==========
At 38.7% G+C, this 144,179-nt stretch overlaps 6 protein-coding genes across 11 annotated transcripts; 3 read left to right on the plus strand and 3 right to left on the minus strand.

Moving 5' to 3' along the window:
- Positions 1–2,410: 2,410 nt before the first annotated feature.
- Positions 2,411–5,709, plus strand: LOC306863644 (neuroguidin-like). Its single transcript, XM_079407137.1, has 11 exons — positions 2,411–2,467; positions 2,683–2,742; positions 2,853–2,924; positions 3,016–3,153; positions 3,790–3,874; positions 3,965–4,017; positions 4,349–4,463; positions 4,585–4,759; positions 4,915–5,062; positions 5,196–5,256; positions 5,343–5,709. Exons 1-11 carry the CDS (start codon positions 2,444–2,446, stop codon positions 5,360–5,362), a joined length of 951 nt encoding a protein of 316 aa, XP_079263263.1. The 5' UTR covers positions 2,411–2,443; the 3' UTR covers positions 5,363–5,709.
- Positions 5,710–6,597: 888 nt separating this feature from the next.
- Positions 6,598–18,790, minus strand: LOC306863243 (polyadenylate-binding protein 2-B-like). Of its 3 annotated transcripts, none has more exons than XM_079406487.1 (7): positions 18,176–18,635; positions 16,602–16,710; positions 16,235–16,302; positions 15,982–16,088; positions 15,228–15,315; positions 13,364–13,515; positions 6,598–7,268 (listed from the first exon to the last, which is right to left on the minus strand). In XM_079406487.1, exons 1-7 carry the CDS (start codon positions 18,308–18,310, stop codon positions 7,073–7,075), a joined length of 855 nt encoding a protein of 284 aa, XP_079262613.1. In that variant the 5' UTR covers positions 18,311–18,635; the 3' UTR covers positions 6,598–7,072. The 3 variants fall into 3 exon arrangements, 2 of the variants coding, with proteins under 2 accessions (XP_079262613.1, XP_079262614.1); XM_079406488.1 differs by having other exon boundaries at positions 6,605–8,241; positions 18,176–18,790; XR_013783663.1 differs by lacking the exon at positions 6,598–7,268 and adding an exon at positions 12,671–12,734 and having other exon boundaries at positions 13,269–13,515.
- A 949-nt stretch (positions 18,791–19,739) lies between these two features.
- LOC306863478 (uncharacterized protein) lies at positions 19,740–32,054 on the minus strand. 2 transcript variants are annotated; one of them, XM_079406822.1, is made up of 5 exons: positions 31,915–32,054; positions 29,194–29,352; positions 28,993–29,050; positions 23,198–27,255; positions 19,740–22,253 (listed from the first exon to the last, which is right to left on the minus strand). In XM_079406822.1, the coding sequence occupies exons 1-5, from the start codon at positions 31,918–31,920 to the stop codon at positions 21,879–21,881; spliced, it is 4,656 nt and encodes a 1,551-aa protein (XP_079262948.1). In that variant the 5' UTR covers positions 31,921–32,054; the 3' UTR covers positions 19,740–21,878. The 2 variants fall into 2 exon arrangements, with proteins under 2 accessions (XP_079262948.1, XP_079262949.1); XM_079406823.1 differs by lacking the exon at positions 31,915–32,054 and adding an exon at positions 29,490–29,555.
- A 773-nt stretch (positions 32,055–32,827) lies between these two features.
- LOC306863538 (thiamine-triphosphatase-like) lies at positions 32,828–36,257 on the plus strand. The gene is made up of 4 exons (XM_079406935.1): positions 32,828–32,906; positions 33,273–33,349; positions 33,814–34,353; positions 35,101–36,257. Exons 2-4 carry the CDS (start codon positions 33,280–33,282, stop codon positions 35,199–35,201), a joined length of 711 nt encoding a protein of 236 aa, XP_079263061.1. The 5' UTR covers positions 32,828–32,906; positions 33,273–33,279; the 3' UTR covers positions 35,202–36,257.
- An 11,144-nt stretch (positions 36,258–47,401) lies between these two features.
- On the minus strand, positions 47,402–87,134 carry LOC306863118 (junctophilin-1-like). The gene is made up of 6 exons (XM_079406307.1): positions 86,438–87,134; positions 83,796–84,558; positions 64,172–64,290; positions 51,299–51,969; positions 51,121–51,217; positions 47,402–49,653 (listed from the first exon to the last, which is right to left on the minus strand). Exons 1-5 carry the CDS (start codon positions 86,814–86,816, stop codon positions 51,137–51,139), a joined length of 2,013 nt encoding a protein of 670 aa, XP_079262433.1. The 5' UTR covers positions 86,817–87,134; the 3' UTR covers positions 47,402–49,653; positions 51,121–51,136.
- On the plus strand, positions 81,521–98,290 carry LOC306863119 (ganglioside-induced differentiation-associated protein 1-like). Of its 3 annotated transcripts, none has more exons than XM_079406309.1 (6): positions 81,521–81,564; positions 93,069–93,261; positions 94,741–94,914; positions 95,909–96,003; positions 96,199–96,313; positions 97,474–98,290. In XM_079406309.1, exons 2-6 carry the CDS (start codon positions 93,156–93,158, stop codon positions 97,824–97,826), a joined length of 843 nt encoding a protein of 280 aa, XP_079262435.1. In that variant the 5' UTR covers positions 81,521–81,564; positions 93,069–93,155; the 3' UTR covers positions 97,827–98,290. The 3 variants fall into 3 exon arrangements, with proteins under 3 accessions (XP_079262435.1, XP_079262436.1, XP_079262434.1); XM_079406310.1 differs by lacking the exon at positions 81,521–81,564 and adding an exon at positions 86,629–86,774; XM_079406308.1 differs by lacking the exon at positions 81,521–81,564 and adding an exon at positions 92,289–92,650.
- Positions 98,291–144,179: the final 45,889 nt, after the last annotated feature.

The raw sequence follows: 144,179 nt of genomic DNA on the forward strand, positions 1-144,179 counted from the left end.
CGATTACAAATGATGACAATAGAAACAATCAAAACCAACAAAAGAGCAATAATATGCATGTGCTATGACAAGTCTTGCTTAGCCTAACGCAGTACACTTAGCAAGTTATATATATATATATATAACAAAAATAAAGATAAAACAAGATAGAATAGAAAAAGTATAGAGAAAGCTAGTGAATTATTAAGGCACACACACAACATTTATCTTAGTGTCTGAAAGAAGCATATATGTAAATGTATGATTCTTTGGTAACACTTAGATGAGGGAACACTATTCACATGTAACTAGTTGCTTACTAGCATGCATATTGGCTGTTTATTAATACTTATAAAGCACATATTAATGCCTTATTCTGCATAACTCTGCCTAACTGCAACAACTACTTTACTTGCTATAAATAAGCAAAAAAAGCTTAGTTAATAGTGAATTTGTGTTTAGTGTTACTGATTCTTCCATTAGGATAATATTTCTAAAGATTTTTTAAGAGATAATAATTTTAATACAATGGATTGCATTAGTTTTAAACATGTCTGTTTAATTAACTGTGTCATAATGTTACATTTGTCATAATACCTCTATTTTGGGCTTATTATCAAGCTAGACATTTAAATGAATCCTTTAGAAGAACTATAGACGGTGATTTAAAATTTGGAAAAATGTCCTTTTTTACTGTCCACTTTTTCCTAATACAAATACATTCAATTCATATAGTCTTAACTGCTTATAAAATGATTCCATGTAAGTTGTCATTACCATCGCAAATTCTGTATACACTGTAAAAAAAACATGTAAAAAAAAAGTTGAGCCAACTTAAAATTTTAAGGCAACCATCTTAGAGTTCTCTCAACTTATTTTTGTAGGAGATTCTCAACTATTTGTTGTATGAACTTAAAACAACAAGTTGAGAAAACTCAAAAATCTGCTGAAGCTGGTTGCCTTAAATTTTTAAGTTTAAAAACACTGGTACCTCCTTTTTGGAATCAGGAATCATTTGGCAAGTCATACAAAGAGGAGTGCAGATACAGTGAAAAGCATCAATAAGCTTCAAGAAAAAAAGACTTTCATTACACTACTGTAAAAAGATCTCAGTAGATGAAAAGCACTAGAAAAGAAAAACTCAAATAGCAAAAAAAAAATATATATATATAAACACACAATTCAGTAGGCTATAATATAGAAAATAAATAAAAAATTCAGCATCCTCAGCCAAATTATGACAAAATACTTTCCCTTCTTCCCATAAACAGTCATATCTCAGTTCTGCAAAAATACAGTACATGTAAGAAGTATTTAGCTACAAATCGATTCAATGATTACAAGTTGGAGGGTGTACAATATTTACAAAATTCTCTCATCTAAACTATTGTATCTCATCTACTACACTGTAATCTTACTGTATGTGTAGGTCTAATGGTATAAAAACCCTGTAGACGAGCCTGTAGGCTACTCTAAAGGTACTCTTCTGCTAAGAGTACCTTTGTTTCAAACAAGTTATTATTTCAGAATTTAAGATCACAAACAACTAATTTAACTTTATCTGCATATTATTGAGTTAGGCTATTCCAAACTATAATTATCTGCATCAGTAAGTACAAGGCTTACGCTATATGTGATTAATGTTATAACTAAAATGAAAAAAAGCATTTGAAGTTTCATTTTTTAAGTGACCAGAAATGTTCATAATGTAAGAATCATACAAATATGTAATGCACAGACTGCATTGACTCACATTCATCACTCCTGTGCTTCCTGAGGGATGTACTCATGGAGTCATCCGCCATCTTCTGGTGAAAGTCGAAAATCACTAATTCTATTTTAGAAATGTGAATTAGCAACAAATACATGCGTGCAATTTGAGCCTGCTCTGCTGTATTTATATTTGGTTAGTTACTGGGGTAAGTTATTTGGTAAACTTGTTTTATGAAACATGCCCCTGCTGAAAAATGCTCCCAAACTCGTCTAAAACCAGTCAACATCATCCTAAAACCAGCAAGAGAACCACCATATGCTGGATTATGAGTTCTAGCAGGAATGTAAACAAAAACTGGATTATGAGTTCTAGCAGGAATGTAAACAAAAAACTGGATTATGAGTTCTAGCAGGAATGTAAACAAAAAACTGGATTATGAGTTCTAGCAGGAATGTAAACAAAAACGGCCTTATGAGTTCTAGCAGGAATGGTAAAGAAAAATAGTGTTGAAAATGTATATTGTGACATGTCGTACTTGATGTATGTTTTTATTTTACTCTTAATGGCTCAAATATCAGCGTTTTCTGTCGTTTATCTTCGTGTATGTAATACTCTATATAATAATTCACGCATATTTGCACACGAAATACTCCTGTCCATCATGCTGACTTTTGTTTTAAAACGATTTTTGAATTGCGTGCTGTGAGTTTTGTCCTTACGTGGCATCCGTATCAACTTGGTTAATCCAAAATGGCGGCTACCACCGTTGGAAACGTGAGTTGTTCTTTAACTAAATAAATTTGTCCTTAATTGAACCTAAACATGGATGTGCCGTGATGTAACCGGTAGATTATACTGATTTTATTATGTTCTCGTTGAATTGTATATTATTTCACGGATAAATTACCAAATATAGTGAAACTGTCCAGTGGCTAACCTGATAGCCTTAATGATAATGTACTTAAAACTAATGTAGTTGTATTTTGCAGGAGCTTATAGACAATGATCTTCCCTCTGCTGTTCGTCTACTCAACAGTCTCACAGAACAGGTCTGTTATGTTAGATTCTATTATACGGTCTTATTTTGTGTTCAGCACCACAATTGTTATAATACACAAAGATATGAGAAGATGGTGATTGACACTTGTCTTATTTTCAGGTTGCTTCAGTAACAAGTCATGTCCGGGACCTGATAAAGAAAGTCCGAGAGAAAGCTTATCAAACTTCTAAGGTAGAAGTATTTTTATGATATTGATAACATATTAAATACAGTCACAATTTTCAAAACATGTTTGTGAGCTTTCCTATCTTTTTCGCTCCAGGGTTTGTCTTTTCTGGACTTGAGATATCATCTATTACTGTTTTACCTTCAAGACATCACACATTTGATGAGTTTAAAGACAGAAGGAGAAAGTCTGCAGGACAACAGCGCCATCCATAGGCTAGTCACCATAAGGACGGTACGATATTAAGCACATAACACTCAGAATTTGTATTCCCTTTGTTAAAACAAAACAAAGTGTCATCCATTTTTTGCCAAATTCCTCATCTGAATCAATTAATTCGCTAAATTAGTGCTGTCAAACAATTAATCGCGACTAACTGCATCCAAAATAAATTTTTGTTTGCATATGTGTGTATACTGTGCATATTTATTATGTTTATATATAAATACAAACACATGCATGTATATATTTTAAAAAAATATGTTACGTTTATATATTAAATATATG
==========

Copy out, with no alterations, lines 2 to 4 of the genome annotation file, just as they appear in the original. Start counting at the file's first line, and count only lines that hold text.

Moving 5' to 3' along the window:
- Positions 1–2,410: 2,410 nt before the first annotated feature.
- Positions 2,411–5,709, plus strand: LOC306863644 (neuroguidin-like). Its single transcript, XM_079407137.1, has 11 exons — positions 2,411–2,467; positions 2,683–2,742; positions 2,853–2,924; positions 3,016–3,153; positions 3,790–3,874; positions 3,965–4,017; positions 4,349–4,463; positions 4,585–4,759; positions 4,915–5,062; positions 5,196–5,256; positions 5,343–5,709. Exons 1-11 carry the CDS (start codon positions 2,444–2,446, stop codon positions 5,360–5,362), a joined length of 951 nt encoding a protein of 316 aa, XP_079263263.1. The 5' UTR covers positions 2,411–2,443; the 3' UTR covers positions 5,363–5,709.